Curmudgeon's "Opening Times" Column - February 2017
The role of pubs in alleviating loneliness and depression is often undervalued
BEFORE Christmas last year, CAMRA Chairman Colin Valentine highlighted the important role of pubs in combating social isolation, which can often work in surprisingly small and subtle ways. Go into a town-centre Wetherspoons in the late morning, and you’ll probably see a number of tables occupied by middle-aged or elderly men, sitting on their own, drinking a pint, reading the newspaper, with a bit of shopping in a plastic carrier bag. This may seem like a sad indictment of loneliness in our society but, looking at it the other way, what would they be doing if they weren’t there? Probably sitting at home alone with a can watching daytime TV.
Even at a very low level, pubs can contribute to providing a social outlet and alleviating loneliness. The simple act of getting out of the house and having a change of scenery can improve your mood. One beer blogger, who suffers from chronic depression, said:
“If you have recurrent mental health problems, being stuck in the middle of the same walls, seeing the same things and listening to the same sounds over and over and over again, well, it does your head in, basically. If you stay in your house too long, it's well documented that mood gradually lowers and you become isolated and less able to function in the world when it confronts you.”
And another added:
“I live alone and if I don't leave the house for two consecutive days, I feel hemmed in. I was declared surplus from my last job and was retired early, so I don't even have the social interaction of the workplace during weekdays. Isolation isn't good for anyone.
“Pubs are the only institutions that I can think of where you can walk in off the street, buy a drink and be entitled to sit there as long as you like, with the option of talking to strangers or not, as you prefer. Try talking to strangers in a café or restaurant and see what reaction you get. Actually, just try lingering too long in a café over one coffee without speaking to anyone and you may get suspicious looks, perhaps even be told to move on. This doesn't usually happen in a pub.”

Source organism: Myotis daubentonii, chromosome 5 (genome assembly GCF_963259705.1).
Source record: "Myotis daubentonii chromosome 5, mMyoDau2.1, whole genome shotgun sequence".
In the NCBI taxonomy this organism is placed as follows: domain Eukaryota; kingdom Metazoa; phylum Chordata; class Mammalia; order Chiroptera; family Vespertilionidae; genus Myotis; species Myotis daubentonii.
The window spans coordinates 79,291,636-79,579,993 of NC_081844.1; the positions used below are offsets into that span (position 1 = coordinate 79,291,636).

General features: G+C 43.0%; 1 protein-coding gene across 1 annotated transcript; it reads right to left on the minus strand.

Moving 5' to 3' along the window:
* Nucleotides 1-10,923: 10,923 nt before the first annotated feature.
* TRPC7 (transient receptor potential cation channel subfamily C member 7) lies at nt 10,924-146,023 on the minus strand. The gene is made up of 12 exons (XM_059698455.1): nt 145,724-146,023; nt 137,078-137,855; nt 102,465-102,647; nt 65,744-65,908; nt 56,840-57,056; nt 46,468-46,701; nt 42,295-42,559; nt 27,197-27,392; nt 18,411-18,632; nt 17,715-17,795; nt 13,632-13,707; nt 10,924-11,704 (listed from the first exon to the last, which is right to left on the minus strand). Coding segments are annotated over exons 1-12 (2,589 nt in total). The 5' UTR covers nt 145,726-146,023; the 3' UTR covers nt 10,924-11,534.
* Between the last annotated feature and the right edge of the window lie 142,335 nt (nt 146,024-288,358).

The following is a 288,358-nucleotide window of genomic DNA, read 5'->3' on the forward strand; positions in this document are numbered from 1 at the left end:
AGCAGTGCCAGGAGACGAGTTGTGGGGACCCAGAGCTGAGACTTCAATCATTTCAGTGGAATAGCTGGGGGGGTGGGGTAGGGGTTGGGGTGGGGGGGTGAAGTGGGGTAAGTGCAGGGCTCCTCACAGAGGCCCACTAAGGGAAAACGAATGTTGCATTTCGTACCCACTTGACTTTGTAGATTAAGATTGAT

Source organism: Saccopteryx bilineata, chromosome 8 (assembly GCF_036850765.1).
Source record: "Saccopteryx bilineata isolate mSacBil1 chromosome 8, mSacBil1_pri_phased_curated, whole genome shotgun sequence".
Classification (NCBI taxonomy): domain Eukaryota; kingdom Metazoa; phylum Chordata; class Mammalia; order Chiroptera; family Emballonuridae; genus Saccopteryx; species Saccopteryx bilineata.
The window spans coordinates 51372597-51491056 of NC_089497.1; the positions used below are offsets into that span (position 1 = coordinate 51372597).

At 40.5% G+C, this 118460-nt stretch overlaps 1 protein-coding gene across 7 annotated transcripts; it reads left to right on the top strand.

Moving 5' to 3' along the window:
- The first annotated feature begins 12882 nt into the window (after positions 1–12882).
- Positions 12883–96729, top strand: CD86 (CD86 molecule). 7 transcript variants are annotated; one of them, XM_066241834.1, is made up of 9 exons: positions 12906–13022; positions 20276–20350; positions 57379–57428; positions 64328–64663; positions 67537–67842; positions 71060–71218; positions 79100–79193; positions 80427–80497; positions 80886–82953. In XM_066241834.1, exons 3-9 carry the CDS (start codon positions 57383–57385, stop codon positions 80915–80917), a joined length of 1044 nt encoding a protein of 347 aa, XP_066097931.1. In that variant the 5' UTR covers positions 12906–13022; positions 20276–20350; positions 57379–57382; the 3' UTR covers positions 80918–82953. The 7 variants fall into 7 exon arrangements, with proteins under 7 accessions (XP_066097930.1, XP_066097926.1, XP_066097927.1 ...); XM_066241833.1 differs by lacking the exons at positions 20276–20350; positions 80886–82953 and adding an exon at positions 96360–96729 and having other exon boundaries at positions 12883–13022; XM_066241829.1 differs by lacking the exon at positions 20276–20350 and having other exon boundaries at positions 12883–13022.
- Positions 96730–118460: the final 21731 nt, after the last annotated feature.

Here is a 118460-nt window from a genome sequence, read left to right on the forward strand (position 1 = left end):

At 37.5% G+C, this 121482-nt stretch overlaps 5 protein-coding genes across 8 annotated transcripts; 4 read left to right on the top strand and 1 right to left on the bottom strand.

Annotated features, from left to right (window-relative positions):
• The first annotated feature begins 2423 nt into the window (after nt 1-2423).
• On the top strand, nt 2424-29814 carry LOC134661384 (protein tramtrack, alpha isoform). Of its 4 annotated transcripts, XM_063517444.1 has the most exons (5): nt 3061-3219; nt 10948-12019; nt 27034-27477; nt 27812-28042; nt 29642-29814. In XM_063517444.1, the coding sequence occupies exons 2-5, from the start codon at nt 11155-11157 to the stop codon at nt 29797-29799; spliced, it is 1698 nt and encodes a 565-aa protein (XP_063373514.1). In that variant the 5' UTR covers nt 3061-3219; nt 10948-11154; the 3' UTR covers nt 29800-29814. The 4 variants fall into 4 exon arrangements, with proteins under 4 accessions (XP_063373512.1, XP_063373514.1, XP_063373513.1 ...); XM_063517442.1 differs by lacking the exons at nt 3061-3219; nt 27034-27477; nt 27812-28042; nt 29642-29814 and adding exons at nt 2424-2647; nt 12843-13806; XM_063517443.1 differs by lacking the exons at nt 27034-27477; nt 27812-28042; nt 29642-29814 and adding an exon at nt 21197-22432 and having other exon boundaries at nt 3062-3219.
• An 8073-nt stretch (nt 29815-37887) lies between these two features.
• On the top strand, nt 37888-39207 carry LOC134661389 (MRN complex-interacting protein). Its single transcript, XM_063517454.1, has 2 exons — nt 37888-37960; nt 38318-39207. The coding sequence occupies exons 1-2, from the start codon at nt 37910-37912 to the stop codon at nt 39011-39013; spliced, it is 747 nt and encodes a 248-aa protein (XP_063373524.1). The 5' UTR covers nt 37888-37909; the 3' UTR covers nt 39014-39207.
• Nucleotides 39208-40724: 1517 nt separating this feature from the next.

And one guy in his twenties, who is autistic and visually impaired, said of a local micropub:
“I've started going in there when it's quiet - I really can't handle busy, noisy pubs, but I go in and have a couple of pints and maybe talk to whoever's on the bar. I find that, I really can't make conversation easily - if I don't know you, I'm lost and I feel overloaded and a bit scared. So I'll talk shop, basically, about the beer they have on and what's being going on in the news. It gets me out of the house and away from those that I see every day for a little while.”
You can see this in Samuel Smith’s Boar’s Head in Stockport, where from opening time each morning there will be a fair number of customers, mostly older men who are retired or on disability, who clearly see it as a kind of social club and engage in various kinds of inconsequential banter. Looking at the wider picture, though, slow-spending, elderly customers are not something that greedy pub-owners want to encourage, hence the trends for wall-to-wall dining and replacing comfortable benches with posing tables that are a challenge for creaky joints.
But the importance of pubs in giving people some kind of social outlet, however limited, cannot be understated. Yes, old blokes sitting on their own in the pub may seem sad. But it’s helping to alleviate a greater sadness.